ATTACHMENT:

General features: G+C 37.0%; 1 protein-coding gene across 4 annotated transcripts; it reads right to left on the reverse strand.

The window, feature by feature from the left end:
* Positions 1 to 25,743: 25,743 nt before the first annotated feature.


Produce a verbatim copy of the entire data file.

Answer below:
General features: G+C 37.0%; 1 protein-coding gene across 4 annotated transcripts; it reads right to left on the reverse strand.

The window, feature by feature from the left end:
* Positions 1 to 25,743: 25,743 nt before the first annotated feature.